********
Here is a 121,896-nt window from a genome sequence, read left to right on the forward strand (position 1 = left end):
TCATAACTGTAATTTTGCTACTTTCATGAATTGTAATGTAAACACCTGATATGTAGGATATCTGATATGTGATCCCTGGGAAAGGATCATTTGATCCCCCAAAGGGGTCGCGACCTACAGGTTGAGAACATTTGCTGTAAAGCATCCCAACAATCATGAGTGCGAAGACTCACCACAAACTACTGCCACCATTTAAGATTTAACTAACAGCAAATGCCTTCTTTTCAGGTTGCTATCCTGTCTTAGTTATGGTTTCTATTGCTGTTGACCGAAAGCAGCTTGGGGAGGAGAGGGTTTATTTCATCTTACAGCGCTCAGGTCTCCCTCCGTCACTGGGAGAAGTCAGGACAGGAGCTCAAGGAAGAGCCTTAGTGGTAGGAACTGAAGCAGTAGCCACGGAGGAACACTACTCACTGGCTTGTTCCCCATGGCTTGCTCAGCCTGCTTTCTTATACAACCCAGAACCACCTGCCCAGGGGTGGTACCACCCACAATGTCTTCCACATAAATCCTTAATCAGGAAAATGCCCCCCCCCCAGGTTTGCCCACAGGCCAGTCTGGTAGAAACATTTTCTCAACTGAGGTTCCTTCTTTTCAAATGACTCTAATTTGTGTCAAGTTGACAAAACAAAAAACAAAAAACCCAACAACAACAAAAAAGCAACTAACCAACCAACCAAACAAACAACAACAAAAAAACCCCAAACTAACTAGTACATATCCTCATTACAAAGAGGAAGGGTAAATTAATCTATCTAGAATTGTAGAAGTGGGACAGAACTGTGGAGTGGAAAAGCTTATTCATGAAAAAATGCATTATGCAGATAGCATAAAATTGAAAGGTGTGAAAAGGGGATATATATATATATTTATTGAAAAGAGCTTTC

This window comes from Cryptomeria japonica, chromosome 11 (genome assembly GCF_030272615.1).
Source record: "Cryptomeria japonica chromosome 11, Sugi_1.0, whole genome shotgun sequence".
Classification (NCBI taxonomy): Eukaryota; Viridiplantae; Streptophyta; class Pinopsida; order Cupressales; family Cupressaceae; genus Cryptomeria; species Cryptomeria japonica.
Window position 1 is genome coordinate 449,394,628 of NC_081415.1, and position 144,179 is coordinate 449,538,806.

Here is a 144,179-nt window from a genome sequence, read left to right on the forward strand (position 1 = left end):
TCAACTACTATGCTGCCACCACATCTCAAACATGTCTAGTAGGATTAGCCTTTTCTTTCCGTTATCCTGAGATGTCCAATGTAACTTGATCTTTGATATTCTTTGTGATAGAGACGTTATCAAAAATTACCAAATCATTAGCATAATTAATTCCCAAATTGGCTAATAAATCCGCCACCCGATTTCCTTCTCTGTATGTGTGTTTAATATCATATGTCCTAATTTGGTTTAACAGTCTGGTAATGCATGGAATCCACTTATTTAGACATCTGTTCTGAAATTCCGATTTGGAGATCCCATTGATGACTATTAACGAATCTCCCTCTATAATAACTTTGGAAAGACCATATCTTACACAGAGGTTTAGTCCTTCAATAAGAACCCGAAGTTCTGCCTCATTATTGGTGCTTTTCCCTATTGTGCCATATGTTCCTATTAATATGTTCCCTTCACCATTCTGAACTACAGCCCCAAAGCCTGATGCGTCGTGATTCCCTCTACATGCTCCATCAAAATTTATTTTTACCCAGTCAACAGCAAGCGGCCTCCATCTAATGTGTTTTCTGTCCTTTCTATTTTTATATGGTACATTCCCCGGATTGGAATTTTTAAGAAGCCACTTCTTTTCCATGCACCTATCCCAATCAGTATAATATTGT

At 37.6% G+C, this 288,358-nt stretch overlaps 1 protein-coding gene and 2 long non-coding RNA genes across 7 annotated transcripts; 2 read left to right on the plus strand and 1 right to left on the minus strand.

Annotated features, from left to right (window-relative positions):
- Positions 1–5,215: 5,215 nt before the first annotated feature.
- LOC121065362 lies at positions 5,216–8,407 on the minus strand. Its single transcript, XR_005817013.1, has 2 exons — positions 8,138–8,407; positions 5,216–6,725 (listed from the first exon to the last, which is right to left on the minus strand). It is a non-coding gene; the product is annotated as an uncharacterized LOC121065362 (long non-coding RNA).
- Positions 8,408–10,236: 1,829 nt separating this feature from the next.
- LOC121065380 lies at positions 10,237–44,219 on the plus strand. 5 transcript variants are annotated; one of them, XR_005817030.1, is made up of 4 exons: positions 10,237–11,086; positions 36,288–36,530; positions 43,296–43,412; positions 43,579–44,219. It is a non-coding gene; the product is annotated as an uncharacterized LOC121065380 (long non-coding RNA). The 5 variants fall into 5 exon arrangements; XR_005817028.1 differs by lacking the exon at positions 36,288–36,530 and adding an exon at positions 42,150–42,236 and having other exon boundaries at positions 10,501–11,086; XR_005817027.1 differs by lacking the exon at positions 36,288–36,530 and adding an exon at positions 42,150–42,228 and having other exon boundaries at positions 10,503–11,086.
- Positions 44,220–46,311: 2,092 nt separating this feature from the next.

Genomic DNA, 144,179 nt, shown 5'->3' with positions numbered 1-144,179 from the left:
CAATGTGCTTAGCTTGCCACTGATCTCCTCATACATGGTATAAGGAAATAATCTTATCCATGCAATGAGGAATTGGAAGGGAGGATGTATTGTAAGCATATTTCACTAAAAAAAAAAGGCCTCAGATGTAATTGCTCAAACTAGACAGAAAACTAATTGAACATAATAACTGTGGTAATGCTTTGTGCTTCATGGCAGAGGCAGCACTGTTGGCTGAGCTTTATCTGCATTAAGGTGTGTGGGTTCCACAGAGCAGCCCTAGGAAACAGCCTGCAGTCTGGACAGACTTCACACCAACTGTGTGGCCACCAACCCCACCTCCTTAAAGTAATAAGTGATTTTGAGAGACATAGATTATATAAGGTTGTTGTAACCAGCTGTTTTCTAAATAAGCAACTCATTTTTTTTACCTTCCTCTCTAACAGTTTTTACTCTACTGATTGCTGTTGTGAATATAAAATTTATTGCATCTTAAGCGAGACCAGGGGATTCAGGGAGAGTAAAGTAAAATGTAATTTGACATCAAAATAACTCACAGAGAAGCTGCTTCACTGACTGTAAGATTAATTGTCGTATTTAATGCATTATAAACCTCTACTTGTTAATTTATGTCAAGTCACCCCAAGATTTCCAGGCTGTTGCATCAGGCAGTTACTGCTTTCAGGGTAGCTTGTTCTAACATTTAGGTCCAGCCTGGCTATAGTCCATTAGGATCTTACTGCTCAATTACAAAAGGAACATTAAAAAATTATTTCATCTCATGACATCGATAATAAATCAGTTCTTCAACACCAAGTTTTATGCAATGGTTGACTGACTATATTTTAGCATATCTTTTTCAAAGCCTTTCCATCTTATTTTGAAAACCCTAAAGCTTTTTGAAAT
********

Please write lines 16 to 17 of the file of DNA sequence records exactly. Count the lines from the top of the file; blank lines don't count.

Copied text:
Genomic DNA, 144,179 nt, shown 5'->3' with positions numbered 1-144,179 from the left:
CAATGTGCTTAGCTTGCCACTGATCTCCTCATACATGGTATAAGGAAATAATCTTATCCATGCAATGAGGAATTGGAAGGGAGGATGTATTGTAAGCATATTTCACTAAAAAAAAAAGGCCTCAGATGTAATTGCTCAAACTAGACAGAAAACTAATTGAACATAATAACTGTGGTAATGCTTTGTGCTTCATGGCAGAGGCAGCACTGTTGGCTGAGCTTTATCTGCATTAAGGTGTGTGGGTTCCACAGAGCAGCCCTAGGAAACAGCCTGCAGTCTGGACAGACTTCACACCAACTGTGTGGCCACCAACCCCACCTCCTTAAAGTAATAAGTGATTTTGAGAGACATAGATTATATAAGGTTGTTGTAACCAGCTGTTTTCTAAATAAGCAACTCATTTTTTTTACCTTCCTCTCTAACAGTTTTTACTCTACTGATTGCTGTTGTGAATATAAAATTTATTGCATCTTAAGCGAGACCAGGGGATTCAGGGAGAGTAAAGTAAAATGTAATTTGACATCAAAATAACTCACAGAGAAGCTGCTTCACTGACTGTAAGATTAATTGTCGTATTTAATGCATTATAAACCTCTACTTGTTAATTTATGTCAAGTCACCCCAAGATTTCCAGGCTGTTGCATCAGGCAGTTACTGCTTTCAGGGTAGCTTGTTCTAACATTTAGGTCCAGCCTGGCTATAGTCCATTAGGATCTTACTGCTCAATTACAAAAGGAACATTAAAAAATTATTTCATCTCATGACATCGATAATAAATCAGTTCTTCAACACCAAGTTTTATGCAATGGTTGACTGACTATATTTTAGCATATCTTTTTCAAAGCCTTTCCATCTTATTTTGAAAACCCTAAAGCTTTTTGAAAT